The question may raise considerations about the word “independent” or perhaps bring to mind the term “freelance journalism,” but in the context of the huge media propaganda against revolutionary
Enrique Ubieta, director of the publication
Before getting to the interview, it would be worth reading the dictionary description of the term freelance: “working for different companies at different times rather than
being permanently employed by one company: a freelance journalist, or independent, meaning uncommitted in politics or personal life.
Interview excerpts (English version):
Q: There are so many reports published out of
A: Firstly, we must be clear about what the word “independent” is supposed to mean for some who attack
Now if you make a personal blog and post no political articles—since you are more interested in other topics like stamp collection for instance—you are termed as pro-government too. But if you open a blog backed with translations into 18 languages (such many versions do not even appear on Obama´s webpage)–which is the case of Yoani Sanchez—to write against the Cuban Revolution, then you are an independent blogger. The so-called “independent” have satellite-supported cell phones, modern technology video cameras; they high prices in hard currency for Internet service at luxury hotels in Havana and they wear branded clothes, while at the same time they are close friends of foreign diplomats who, by the way, are not very good friends of the Cuban government.
Yes, there exists a strategy and funds to encourage subversion against
Q: And how much credible is this blog by Yoani Sanchez? Why doesn’t the Cuban press publish her contents and reject its propaganda?
A: Yoani´s articles are insignificant. Her blog is a mere pretext to introduce her name into the media scenario. Her promoters are only interested in creating, through the media, a character appealing to international sympathy. The major effort by the West in its war against the Cuban Revolution—and its major historic failure at the same time—has always aimed at creating credible characters to lure the western public and the Cuban people (something even more difficult to achieve); characters that incarnate the internal opposition concept. As soon as they find a candidate the money is there. As to Yoani, they have used a more winding method, but not new though: the laundering of her pay through awards that promote her at the same time. Why aren’t their arguments exposed? The war they have imposed on us is not for the truth, but for political power. Their sponsors are not interested in knowing who is right, but who has his or her version of the story published more times in the world media. Again:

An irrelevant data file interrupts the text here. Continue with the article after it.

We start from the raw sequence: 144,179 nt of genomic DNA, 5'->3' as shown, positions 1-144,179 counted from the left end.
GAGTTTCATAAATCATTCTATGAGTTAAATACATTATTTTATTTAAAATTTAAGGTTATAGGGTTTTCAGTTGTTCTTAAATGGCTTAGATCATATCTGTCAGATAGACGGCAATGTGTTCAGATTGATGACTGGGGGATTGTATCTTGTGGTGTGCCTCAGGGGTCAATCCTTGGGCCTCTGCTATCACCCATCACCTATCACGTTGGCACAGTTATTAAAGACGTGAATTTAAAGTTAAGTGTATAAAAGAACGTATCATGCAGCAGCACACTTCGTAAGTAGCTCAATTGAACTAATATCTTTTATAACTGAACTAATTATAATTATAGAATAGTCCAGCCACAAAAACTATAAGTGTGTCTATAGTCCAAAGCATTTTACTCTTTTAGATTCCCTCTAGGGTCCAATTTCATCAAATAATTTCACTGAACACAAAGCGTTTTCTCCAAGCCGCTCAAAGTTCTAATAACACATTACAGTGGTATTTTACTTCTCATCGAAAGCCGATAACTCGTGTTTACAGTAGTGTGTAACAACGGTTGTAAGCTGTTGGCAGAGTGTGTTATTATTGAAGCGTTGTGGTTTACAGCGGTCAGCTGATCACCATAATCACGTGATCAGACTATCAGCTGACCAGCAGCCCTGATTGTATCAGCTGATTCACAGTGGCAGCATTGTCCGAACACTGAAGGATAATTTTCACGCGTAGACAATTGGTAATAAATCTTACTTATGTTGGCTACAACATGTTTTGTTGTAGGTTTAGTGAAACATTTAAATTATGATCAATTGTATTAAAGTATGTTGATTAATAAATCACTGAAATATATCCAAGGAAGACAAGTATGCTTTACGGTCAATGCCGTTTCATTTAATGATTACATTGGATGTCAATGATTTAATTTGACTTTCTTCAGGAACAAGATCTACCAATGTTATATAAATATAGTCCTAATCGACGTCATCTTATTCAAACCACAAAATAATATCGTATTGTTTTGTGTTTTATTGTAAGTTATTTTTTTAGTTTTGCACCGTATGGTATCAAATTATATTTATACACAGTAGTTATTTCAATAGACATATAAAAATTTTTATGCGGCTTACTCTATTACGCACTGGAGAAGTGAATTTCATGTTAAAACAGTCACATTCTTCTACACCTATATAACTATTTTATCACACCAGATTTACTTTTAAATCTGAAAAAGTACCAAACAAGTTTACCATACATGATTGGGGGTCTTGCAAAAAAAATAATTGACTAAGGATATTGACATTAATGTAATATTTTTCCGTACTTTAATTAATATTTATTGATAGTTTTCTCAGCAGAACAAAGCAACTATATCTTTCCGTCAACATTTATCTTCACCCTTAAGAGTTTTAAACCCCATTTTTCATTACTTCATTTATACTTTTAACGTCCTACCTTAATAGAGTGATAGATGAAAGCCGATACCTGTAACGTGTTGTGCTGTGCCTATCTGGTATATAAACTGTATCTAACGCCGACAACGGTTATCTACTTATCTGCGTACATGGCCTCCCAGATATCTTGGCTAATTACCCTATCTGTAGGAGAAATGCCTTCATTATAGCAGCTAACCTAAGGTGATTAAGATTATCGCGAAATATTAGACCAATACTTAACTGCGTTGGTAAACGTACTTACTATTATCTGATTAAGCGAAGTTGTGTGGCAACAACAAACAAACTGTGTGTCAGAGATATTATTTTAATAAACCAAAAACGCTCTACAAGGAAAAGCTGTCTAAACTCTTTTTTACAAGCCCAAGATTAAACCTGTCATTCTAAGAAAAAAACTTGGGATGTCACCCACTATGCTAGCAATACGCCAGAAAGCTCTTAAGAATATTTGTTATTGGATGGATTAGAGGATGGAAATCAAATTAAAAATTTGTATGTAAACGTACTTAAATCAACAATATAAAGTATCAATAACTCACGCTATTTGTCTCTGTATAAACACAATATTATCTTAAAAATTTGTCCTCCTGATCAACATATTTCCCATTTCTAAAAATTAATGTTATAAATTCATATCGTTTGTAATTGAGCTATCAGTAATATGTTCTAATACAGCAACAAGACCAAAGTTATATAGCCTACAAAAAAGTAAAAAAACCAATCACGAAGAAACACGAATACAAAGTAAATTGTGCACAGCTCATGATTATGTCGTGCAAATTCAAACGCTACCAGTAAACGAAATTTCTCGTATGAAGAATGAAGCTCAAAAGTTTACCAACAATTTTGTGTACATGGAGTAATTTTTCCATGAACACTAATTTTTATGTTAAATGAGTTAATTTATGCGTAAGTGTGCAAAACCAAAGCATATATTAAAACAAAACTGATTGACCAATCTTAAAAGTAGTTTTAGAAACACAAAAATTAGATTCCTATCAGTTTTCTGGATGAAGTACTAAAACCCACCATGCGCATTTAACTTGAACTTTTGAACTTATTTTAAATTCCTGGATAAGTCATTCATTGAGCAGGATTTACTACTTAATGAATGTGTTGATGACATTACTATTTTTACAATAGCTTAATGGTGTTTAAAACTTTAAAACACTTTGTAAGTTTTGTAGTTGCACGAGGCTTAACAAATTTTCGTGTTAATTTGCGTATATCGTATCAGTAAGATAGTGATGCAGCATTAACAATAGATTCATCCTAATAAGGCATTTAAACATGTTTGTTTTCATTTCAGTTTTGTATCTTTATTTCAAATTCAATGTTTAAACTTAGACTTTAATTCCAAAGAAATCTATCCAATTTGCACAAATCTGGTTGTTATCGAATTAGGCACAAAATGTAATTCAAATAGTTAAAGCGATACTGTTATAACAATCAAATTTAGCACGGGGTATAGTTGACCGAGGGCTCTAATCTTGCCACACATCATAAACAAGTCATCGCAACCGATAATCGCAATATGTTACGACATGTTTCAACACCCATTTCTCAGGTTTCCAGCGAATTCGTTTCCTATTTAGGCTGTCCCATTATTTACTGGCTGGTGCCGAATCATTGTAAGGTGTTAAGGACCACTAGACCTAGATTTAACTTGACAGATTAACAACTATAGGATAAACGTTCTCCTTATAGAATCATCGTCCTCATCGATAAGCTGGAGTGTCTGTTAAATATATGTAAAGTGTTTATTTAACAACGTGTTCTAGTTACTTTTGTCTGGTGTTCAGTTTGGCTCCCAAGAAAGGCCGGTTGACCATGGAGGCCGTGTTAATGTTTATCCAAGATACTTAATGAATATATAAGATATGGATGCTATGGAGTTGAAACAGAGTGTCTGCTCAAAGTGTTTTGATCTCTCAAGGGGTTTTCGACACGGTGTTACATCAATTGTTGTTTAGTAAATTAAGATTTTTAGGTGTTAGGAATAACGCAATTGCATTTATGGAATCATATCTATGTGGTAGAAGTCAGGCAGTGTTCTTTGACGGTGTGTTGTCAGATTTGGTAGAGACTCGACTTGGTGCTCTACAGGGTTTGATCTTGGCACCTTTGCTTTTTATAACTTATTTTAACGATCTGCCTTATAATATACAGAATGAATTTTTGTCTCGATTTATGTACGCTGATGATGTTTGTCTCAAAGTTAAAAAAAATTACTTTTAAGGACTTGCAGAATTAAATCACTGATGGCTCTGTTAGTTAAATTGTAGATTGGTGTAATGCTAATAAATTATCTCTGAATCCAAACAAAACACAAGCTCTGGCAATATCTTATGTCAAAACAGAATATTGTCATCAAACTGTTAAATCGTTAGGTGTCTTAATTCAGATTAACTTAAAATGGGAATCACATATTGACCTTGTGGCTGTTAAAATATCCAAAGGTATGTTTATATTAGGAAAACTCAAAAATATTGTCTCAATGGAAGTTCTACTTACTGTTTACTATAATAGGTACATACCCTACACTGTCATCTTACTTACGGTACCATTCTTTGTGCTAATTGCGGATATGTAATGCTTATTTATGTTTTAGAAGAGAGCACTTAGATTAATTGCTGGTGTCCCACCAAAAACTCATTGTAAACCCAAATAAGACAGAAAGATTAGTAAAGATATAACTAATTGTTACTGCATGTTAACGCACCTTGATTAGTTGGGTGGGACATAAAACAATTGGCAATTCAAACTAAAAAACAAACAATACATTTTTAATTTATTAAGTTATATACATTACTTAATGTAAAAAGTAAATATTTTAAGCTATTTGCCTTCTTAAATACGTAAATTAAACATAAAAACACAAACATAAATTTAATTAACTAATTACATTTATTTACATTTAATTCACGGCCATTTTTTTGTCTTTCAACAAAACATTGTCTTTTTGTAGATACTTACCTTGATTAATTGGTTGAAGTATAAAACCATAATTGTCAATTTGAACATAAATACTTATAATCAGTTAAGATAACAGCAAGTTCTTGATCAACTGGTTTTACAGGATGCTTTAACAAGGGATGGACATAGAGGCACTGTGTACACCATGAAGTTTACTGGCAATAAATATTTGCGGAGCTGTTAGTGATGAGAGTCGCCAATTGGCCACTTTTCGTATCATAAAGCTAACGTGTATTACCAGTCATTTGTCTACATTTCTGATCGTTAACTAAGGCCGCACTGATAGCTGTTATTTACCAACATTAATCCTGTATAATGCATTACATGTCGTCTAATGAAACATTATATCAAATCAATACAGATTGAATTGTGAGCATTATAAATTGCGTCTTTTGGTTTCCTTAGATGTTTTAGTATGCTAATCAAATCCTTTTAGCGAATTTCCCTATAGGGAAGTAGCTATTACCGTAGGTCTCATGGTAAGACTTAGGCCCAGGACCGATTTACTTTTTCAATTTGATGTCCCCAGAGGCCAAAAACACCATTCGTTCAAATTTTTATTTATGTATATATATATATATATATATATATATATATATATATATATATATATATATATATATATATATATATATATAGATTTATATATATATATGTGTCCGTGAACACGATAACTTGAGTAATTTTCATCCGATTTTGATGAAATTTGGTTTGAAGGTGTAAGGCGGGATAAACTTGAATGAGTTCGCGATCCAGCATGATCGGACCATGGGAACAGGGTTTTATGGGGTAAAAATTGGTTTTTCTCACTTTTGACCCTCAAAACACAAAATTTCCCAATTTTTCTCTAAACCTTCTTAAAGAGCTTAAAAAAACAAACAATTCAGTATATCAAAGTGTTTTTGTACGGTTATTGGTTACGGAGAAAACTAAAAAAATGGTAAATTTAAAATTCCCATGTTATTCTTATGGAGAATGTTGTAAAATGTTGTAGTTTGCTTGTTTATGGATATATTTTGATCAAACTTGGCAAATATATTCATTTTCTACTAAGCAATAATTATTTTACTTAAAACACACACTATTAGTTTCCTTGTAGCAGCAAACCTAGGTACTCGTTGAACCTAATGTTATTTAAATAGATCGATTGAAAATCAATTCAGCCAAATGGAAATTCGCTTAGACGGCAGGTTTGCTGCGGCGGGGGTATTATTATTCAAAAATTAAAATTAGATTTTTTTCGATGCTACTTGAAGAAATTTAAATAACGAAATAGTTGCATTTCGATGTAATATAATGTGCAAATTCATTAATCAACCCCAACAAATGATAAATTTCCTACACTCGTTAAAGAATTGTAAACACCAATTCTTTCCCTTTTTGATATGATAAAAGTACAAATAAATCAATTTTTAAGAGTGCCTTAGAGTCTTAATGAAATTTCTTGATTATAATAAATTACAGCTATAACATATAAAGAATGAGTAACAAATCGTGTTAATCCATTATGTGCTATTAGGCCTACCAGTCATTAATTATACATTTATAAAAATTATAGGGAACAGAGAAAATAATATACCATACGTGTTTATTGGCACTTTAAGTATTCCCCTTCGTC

Amidst such a war, the arguments of the Cuban Revolution would never have the same opportunities than those half truths of Yoani. However, the real war is found on the Cuban streets, and although they have tried to put Joany on the stage, the views of the foreign press find no room in there. No matter the degree of distortion about Cuban reality, most Cubans support the Revolution.
Q: So, What is the difference between a Cuban journalist that criticizes certain everyday problems and an “independent journalist” who does the same?
The so-called “independent journalists” distinguished themselves by their financial and ideological dependence on the
For example, Yoani actively participates in media campaigns against the Venezuelan government as her blog supports the Iranians who fight the government of that country. She welcomes as right the ousting of President Zelaya from
During the Bush administration the “independent” were called to the residence of the
How many people in
When the appearance of Information Technologies was predicted,
The establishment of a submarine cable from
Finally, I would like to say that what may seem a priority for the First World—the expansion of Internet—does not have to be a priority for the
Por último, quiero señalar que lo que al Primer Mundo puede parecerle una prioridad –en este caso la universalización de Internet–, no necesariamente debe serlo para el Tercer Mundo. El continente africano tiene todavía menos teléfonos que la isla de Manhattan en Nueva York. Queremos usar plenamente la tecnología, pero nuestros recursos son escasos y seguimos siendo una nación bloqueada